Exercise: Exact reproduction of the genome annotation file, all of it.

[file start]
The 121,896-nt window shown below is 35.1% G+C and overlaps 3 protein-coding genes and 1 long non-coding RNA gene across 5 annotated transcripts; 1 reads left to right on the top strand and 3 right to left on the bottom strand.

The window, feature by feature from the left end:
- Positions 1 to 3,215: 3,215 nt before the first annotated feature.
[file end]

The 121,896-nt window shown below is 35.1% G+C and overlaps 3 protein-coding genes and 1 long non-coding RNA gene across 5 annotated transcripts; 1 reads left to right on the top strand and 3 right to left on the bottom strand.

The window, feature by feature from the left end:
- Positions 1 to 3,215: 3,215 nt before the first annotated feature.